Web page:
Of Celts and Clans – Scotland

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This week (Jan. 25) marked Robbie Burns Day, a Scottish holiday named after the 18th century poet and writer, Robert Burns. Here, Vivian Vassos follows in the footsteps of The Bard

The mist hangs heavy in the atmosphere; a light spray of rain makes for a moody entry to a winding, upward path. A sudden gust carries a sound – a sound that’s at once beautiful and sad, beckoning you onward. It’s bagpipes, music that floats on the air, rests on the mist and sprinkles down on your ears before you ever see its player.

At Ledard Farm, Kinlochard, near Scotland’s Trossachs National Park and the Loch Ard Forest due north of Glasgow, a guest is piped in, greeted by an ages-old tradition that Fergus Wood, the farm’s director, insists is the only way to arrive. When the piper comes into view, he strikes a formidable figure: Kilted in the greens, oranges and yellows of his clan and yet a camouflage to the autumnal colours around him on this lush fall day. His tam sits on his brow at a jaunty angle, his instrument rests easily in the crook of his arm, the colour in his cheeks could be the result of his hardy playing, the hardy weather – or both. He stops and salutes his welcome.

RELATED: Of Celts and Clans – Ireland

He’s Wood’s son, Gregor, and he’s near as masterly a host as is his Da. The two work the sheep farm and, in their spare time, their labour of love is to share the history of this mystical part of Scotland, just down the way from the banks of Loch Lomond. “To get under the skin of Scotland” is how Fergus describes he wants visitors to feel.

Music, of course, is one way to it. Gregor, a former Royal Military Policeman, plays the Great Highland and Small Scottish bagpipes, while Fergus is a singer in the Kinlochard Ceilidh Band, which specializes in Scottish dance tunes. Traditional tunes that go back 700 years, Fergus says, still sung by clans and chieftains; his own clan 13 generations deep, passing along the songs to the next. The pipes go back at least as far. Into the mix, throw Gregor’s interest in Highland Clan weaponry and a passion for reciting Robbie Burns’ poetry – brilliantly, we might add – and it’s quite easy to feel like you’ve got Scotland under your skin. In the barn, we break bread; if these walls could talk, they’d tell us they were sprung in 1604.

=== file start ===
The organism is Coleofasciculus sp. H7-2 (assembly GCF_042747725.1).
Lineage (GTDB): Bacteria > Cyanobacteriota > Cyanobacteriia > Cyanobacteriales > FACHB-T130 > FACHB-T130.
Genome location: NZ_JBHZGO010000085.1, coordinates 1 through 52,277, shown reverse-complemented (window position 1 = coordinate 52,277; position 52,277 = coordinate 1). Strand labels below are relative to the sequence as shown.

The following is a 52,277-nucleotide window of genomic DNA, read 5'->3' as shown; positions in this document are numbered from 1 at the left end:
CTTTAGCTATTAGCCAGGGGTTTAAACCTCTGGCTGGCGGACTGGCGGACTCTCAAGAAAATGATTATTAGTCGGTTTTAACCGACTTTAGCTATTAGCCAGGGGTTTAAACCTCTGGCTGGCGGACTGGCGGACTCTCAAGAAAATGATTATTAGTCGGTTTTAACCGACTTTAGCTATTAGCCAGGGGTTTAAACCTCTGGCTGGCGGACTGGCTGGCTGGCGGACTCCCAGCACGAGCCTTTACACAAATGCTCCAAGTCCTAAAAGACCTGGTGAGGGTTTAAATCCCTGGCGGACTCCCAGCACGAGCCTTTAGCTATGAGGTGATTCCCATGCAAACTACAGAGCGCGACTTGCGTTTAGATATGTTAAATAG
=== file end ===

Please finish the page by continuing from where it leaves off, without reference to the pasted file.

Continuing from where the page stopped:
This is MacGregor country, and these the halls of Rob Roy. In fact, this Scottish Robin Hood came of age here in this very barn, in 1689 when, at the age of 18, he took up arms alongside his father and set out against the English in the Battle of Killicrankie. Some 400 years earlier, it was William Wallace, in neighbouring Stirling, who defended the area from the English invaders. Some of the weapons from Wallace’s and MacGregor’s time still adorn the walls here but, now, rather than a staging point for plotting Jacobite uprisings and getting set for battle, the barn is used for dining. Large groups gather to hear Gregor’s Burns presentation, a few songs from father and son and to feast on local cuisine, including Cock-a-Leekie soup, hot smoked salmon with Glengoyne Whisky Sauce and “Best End of Lamb” from Ledard Farm. If these walls could talk, they’d say delicious.

Scotland is not Scotland without its whisky (delicious in its own right). And there’s no better way to start off the day off the banks of Loch Lomond than with a wee dram of the golden elixir. Yes, morning, let’s say, about 10:30 a.m. Apparently, the palate is fresher then and will allow for a tasting experience that provides all the subtle nuances of a good whisky. At Glengoyne, where the distilling of malted barley, water and yeast is said to be the slowest in Scotland, where an oak cask can take six years just to be prepared for the liquid to come, the malted whisky is lovely. It rolls onto the tongue like amber honey, mingling flavours the barley has picked up from the oak and sherry casks without a trace of sulphur. Ten generations of whisky makers have inhabited this distillery, and the current crop of creators and their 10-, 12-, 15-, 18- and 21-year old single malts would make the ghosts of Glengoyne proud.

The distillery is a hidden gem, a local specialty that qualifies as one of Trafalgar’s Insider Experiences. Another is the travel ’s Be My Guest concept, where a tour group is hosted in a private home or, in this case, Wood’s working farm, part of it’s Scottish Highlands, Islands and Cities guided vacation itinerary, and allows the traveller to get up close and personal with the local lifestyle. “We know through research and feedback from our guests that they are looking for deeper experiences and opportunities to interact with locals,” says Liesa Bissett, Trafalgar product manager. “They want to taste local food, discover crafts, so we keep searching for more meaningful experiences, which are often the highlight of a guest’s vacation.”